Being resilient to, and having the skills to cope with, crises – whether on a personal or global scale like we are currently seeing – are the hallmarks of being a powerful self leader. The sheer volume of suffering that our current global crisis has been shining a light on, means that no one has been left untouched; between mortality rate updates, concerns for your co-workers’ living circumstances, hearing the stress of people trying to adapt to new roles, exposure to economic worries and the simple difficulties of people unable to see their loved ones, you too have possibly been feeling overwhelmed. The keys to successfully navigating crisis as a self leader, as explored in more detail below, are compassion and action.
Let’s imagine you witness someone going through a difficult situation. There are two ways that you might approach it.
If you approach this crisis situation as posited in scenario one, you are more likely to experience what is commonly referred to as ‘compassion fatigue’ – although Klimecki & Singer (2011) suggest that it would be more accurately described as ‘empathic distress fatigue’ because prolonged empathising, without positive action emphasises negative feelings and triggers damaging symptoms over long periods – and this makes you far less effective as a self leader.
Scenario two demonstrates the power of approaching the situation with compassion. Compassion is defined as “the emotion one experiences when feeling concern for another’s suffering and desiring to enhance that individual’s welfare.” Baumeister & Vohs (2007). Compassion is both a feeling and a desire to take action, which often results in people helping others (known as prosocial behaviour in the world of psychology). Psychologists have found that people who are able to be compassionate don’t suffer the symptoms of empathic distress fatigue; genuine compassion protects you from burnout.
1. Swap your empathy for compassion
When you notice that you are feeling with the other, see if you can feel for them instead. Keep your concern; but remember it is their experience, not yours. Find a way to be helpful in whatever small way you can to boost their mood and your own in the process.
2. Reframe the situation
Instead of focusing on what you can’t do, focus on the good you are doing to lift your mood. E.g. a nurse may remind herself that even though she can’t make everything better, the patient is better off with her there.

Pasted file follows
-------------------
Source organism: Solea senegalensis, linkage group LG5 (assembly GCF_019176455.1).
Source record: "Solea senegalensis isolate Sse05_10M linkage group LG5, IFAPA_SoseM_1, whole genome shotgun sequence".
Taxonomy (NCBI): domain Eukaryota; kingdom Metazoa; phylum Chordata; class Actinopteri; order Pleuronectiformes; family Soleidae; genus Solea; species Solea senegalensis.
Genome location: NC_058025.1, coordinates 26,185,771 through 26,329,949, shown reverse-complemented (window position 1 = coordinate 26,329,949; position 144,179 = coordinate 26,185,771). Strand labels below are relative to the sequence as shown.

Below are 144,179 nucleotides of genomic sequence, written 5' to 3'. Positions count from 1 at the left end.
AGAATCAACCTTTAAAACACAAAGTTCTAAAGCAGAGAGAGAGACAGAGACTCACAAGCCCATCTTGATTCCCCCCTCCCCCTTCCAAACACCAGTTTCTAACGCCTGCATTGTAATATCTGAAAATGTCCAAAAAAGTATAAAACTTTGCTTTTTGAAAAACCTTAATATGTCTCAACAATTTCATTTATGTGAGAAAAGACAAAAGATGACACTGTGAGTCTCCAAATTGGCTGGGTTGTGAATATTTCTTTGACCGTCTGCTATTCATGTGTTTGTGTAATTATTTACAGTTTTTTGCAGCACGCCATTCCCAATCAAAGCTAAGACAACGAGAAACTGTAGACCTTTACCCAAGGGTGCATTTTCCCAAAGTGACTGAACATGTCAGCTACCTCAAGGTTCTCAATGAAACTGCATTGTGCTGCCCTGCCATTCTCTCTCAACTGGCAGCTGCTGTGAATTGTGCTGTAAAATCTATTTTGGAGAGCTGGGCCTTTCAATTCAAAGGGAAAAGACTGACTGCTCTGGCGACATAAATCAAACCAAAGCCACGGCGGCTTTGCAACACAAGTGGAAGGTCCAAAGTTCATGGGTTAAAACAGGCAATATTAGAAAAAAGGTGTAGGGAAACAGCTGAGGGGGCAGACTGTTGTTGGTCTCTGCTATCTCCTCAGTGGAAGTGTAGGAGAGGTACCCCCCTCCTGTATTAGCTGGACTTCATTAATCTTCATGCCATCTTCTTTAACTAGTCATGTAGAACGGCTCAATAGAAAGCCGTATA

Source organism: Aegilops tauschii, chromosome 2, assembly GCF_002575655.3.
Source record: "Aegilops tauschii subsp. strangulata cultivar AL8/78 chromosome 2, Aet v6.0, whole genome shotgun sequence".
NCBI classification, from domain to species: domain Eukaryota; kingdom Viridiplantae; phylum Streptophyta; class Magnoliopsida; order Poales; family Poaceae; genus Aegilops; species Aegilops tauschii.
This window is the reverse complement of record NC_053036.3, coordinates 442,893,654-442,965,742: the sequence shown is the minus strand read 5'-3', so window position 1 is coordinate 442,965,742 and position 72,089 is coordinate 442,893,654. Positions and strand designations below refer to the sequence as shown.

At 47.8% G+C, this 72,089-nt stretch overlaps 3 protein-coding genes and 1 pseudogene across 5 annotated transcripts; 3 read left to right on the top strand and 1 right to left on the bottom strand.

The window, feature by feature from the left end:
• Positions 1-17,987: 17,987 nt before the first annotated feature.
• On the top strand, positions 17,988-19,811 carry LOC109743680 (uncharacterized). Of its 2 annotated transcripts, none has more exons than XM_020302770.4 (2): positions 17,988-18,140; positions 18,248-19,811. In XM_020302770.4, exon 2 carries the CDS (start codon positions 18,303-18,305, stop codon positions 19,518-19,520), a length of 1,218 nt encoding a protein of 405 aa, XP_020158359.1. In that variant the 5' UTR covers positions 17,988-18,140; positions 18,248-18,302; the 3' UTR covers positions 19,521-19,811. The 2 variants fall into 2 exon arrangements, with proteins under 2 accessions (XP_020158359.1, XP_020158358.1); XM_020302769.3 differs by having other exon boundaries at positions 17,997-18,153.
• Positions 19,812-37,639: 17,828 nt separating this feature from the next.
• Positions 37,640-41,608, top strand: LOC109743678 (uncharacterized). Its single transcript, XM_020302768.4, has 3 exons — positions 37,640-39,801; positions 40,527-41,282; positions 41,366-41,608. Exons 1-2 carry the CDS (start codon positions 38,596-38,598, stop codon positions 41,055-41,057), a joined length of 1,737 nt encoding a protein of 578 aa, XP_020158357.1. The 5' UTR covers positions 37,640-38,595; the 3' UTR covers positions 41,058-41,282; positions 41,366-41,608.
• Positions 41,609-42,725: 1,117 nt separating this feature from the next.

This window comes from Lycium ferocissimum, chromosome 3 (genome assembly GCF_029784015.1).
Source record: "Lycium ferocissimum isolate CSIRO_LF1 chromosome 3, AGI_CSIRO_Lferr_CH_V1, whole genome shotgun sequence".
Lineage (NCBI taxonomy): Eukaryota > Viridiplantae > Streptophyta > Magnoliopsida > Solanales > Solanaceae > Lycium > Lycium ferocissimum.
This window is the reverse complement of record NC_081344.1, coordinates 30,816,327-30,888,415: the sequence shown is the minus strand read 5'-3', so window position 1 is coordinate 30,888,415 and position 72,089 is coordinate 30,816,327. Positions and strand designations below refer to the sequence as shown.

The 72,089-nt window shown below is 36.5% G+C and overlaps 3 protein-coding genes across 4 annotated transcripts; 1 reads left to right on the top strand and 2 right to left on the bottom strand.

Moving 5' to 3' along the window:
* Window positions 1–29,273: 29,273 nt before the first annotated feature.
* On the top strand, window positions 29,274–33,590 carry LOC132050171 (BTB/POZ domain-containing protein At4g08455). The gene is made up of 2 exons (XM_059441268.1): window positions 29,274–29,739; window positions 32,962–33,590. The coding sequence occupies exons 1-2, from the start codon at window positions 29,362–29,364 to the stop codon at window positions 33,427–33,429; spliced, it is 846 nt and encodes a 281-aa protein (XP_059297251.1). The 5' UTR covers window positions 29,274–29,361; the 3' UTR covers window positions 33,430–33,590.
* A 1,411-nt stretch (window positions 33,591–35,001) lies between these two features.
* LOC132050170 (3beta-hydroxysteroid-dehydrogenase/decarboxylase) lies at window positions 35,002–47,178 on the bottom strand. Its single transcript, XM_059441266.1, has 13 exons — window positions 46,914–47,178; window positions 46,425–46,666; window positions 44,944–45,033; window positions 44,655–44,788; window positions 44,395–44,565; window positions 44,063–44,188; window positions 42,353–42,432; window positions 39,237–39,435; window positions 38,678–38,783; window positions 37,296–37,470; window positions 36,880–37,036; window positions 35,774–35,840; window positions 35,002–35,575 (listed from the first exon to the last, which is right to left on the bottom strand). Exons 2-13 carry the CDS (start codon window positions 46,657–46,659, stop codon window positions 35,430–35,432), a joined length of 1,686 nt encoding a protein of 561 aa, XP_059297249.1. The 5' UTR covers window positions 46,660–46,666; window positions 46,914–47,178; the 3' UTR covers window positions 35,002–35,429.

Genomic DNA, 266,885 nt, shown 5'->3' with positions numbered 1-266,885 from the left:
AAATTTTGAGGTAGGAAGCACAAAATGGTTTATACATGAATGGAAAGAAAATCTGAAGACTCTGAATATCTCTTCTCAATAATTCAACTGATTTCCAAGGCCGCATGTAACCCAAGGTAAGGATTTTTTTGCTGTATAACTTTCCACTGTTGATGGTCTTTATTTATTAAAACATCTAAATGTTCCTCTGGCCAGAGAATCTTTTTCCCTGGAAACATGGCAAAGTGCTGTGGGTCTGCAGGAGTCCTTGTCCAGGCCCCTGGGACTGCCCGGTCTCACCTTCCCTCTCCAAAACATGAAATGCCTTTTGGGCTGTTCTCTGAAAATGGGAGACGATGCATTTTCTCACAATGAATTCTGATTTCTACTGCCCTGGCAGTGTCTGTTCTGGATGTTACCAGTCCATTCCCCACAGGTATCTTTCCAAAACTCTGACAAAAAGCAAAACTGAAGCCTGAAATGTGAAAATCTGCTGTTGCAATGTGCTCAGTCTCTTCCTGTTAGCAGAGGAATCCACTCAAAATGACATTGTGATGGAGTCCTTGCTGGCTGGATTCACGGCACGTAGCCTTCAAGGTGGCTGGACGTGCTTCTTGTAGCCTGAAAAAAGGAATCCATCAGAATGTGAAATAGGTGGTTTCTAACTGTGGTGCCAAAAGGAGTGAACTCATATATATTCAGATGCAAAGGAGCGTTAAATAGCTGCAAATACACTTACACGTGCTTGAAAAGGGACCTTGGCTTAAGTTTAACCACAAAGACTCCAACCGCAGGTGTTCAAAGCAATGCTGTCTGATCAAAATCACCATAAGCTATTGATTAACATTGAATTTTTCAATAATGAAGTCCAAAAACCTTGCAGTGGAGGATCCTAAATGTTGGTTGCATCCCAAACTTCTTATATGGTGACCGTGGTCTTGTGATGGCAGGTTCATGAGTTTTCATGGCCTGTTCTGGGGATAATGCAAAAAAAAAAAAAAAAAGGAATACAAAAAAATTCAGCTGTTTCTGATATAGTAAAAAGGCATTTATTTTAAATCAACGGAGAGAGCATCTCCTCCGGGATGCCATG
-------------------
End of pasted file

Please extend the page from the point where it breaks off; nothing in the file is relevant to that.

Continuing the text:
3. Process your feelings
Using a journal or meditation practice can be a good way to notice how you are feeling and keep on top of any challenges. Sometimes, just being in touch with how you feel can be a way of letting things go or making them seem more manageable.
4. Have a support network
Having positive relationships in your life helps to make sure that you don’t lose your empathy altogether and balances out some of the challenges you might be seeing. In some settings there are support networks and counselling services specific to jobs who may be likely to suffer burnout.
5. Have a recharging routine
Make time each week, or even each day to do something that helps you to rest and recharge. It may be a good night’s sleep, a walk, a long bath, reading, spending time with a friend. Know what works for you and build it into your routine.
Building these positive habits in to your life, whether you are going through challenging times or not, is a great way to make sure you fulfil your true potential as a powerful self leader.
If you want to dedicate time to building positive wellbeing habits into your life, The Self Leadership Initiative provides bespoke training and workshops to Charities, Universities and Corporates to make that happen. Get in touch today to discover the full power of being a self leader.
Baumeister, R. F. & Vohs, K. D. (2007). Encyclopedia of social psychology. Thousand Oaks, CA: Sage Pulications
Klimecki, O. & Singer, T. (2011). Empathic Distress Fatigue Rather Than Compassion Fatigue? Integrating Findings from Empathy Research in Psychology and Social Neuroscience. Pathological Altruism, pp.369-383